BECOMING more efficient in terms of seed use and energy could add £700 per ha to potato growers' incomes.

That's according to Rob Clayton, AHDB Potatoes' strategy director, speaking at the recent Farming Scotland Conference, in Carnoustie. He detailed AHDB analysis which looked at some of the top 25% of producers and found that lower seed rates and energy efficiency could be worth approximately £37,000 to the average grower.

He said: “Farmers are not collecting this extra income for a number of reasons. Changes to seed and nitrogen rates and making simple investments to improve store performance can make a real difference to the bottom line.

"We need to work on supporting producers to changes their practices to improve productivity and increase their yields and margins. Our 'Strategic Potato Farm Programme' is a key part of those efforts.”

When AHDB last analysed the figures in 2015, average UK potato yields were 48.8 tonnes per ha, while Germany, France and Belgium were achieving yields of more than 50 tonnes per ha. Belgium was particularly strong, with 56.2 tonnes on average.

While this is partly down to environmental factors, such as soil quality and weather as well as variety mix, the figures demonstrated that there is room for UK farmers to better their figures.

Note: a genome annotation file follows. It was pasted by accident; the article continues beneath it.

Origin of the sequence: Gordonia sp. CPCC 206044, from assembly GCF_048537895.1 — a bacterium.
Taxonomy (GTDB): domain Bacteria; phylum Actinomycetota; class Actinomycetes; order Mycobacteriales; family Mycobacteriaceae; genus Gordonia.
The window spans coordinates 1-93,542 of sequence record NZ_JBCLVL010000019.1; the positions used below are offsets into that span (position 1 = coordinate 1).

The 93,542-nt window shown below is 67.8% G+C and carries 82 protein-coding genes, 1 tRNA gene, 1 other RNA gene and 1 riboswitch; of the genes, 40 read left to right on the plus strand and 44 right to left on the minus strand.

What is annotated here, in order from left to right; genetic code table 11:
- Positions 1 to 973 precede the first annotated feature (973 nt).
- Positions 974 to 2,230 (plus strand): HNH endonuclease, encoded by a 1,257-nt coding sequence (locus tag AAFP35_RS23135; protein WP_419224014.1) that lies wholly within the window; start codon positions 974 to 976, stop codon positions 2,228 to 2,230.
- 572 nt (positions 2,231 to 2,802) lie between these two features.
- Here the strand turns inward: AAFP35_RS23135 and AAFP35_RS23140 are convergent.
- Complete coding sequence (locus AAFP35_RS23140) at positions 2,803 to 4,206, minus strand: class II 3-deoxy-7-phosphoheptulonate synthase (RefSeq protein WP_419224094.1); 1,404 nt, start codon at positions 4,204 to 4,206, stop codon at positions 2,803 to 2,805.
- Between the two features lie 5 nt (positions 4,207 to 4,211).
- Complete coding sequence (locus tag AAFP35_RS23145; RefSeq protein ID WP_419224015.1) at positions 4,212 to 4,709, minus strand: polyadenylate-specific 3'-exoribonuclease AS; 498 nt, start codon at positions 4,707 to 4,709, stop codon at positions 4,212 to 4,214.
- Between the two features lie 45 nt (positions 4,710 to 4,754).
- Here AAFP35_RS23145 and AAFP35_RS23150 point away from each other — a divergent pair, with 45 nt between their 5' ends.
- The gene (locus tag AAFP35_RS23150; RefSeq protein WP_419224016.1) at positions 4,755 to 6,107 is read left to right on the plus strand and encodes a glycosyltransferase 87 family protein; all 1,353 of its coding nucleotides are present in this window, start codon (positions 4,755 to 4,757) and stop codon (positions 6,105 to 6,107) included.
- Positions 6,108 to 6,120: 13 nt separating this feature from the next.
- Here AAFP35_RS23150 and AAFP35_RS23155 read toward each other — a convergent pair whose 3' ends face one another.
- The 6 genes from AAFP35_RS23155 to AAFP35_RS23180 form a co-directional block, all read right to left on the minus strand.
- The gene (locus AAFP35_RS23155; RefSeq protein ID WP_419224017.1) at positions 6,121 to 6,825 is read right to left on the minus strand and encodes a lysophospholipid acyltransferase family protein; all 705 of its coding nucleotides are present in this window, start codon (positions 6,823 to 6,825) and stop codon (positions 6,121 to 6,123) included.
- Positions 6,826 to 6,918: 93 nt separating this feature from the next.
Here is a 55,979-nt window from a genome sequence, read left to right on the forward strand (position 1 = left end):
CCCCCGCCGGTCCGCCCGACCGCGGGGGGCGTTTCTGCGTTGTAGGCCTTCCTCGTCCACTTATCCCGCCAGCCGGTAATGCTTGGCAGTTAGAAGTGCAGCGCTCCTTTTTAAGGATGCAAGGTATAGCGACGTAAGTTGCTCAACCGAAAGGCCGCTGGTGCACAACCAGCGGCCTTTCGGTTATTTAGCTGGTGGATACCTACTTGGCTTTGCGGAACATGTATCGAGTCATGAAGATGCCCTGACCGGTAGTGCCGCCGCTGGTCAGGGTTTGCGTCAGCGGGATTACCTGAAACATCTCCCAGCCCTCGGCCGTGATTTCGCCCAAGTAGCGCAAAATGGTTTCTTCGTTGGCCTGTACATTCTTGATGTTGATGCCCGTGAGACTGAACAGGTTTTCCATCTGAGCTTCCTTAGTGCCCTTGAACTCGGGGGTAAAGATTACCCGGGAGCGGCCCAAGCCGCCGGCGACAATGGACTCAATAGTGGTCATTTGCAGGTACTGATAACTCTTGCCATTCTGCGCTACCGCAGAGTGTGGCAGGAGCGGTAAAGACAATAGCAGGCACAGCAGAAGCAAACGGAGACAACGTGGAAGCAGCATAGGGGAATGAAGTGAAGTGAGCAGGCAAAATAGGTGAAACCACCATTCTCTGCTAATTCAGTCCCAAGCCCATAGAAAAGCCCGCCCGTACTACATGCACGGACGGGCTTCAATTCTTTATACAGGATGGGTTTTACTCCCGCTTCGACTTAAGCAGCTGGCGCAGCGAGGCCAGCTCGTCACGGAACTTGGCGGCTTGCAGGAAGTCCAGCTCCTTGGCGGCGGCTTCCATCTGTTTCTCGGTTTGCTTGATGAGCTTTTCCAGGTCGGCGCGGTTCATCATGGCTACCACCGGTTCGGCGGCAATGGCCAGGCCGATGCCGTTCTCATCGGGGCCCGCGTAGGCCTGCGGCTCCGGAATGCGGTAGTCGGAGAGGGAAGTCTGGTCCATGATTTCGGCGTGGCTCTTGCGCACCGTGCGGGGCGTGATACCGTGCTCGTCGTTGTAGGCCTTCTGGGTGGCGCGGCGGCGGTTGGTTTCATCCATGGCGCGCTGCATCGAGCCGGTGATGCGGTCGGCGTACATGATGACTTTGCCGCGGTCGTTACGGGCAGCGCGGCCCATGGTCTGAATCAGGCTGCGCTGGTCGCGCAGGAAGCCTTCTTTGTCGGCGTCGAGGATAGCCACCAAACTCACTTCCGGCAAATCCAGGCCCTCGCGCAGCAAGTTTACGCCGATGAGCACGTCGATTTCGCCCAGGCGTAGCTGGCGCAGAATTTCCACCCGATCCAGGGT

Mr Clayton also called on the industry to embrace and incorporate the changing tastes of consumers in what they grow. The consumption of fresh potatoes has long been declining, partly due to a greater diversity of products, yet there are growing markets which the industry can and should exploit, he claimed.

“Many consumers are looking for convenience. They are looking for meal time solutions, rather than ingredients. Because of this, we see the chilled potato sector growing – chilled mash, or roast potatoes for example – and we need to make sure we are tapping into this.

“Premium potato products are also important, especially as we see a global surge in the middle classes. Therefore, not only do we need to produce more such products, but we need to build relationships with those growing global markets which are looking out for these premium goods,” he told the conference.